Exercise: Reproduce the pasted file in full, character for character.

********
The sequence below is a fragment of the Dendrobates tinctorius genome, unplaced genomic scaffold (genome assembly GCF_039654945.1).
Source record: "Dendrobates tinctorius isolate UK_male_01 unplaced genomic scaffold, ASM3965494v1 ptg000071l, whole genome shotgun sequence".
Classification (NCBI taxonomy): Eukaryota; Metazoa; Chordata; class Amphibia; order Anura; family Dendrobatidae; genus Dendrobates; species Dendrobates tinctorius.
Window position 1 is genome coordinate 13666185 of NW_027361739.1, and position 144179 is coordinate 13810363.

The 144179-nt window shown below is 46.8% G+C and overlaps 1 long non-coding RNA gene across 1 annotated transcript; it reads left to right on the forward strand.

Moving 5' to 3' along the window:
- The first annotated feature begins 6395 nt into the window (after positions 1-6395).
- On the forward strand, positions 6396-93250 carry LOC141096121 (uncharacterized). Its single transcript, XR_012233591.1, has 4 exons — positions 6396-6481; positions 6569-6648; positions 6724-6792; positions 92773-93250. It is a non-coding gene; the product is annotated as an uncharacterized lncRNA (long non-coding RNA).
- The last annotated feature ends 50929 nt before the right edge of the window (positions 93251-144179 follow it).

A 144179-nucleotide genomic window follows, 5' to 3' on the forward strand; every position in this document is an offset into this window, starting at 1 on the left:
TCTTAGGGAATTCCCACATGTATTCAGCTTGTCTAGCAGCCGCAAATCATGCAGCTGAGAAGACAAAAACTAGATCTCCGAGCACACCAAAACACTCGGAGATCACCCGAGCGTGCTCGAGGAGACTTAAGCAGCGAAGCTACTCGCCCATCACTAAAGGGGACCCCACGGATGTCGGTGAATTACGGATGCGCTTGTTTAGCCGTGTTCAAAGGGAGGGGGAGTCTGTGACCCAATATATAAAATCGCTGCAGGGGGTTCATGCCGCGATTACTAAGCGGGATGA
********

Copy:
The sequence below is a fragment of the Dendrobates tinctorius genome, unplaced genomic scaffold (genome assembly GCF_039654945.1).
Source record: "Dendrobates tinctorius isolate UK_male_01 unplaced genomic scaffold, ASM3965494v1 ptg000071l, whole genome shotgun sequence".
Classification (NCBI taxonomy): Eukaryota; Metazoa; Chordata; class Amphibia; order Anura; family Dendrobatidae; genus Dendrobates; species Dendrobates tinctorius.
Window position 1 is genome coordinate 13666185 of NW_027361739.1, and position 144179 is coordinate 13810363.

The 144179-nt window shown below is 46.8% G+C and overlaps 1 long non-coding RNA gene across 1 annotated transcript; it reads left to right on the forward strand.

Moving 5' to 3' along the window:
- The first annotated feature begins 6395 nt into the window (after positions 1-6395).
- On the forward strand, positions 6396-93250 carry LOC141096121 (uncharacterized). Its single transcript, XR_012233591.1, has 4 exons — positions 6396-6481; positions 6569-6648; positions 6724-6792; positions 92773-93250. It is a non-coding gene; the product is annotated as an uncharacterized lncRNA (long non-coding RNA).
- The last annotated feature ends 50929 nt before the right edge of the window (positions 93251-144179 follow it).

A 144179-nucleotide genomic window follows, 5' to 3' on the forward strand; every position in this document is an offset into this window, starting at 1 on the left:
TCTTAGGGAATTCCCACATGTATTCAGCTTGTCTAGCAGCCGCAAATCATGCAGCTGAGAAGACAAAAACTAGATCTCCGAGCACACCAAAACACTCGGAGATCACCCGAGCGTGCTCGAGGAGACTTAAGCAGCGAAGCTACTCGCCCATCACTAAAGGGGACCCCACGGATGTCGGTGAATTACGGATGCGCTTGTTTAGCCGTGTTCAAAGGGAGGGGGAGTCTGTGACCCAATATATAAAATCGCTGCAGGGGGTTCATGCCGCGATTACTAAGCGGGATGA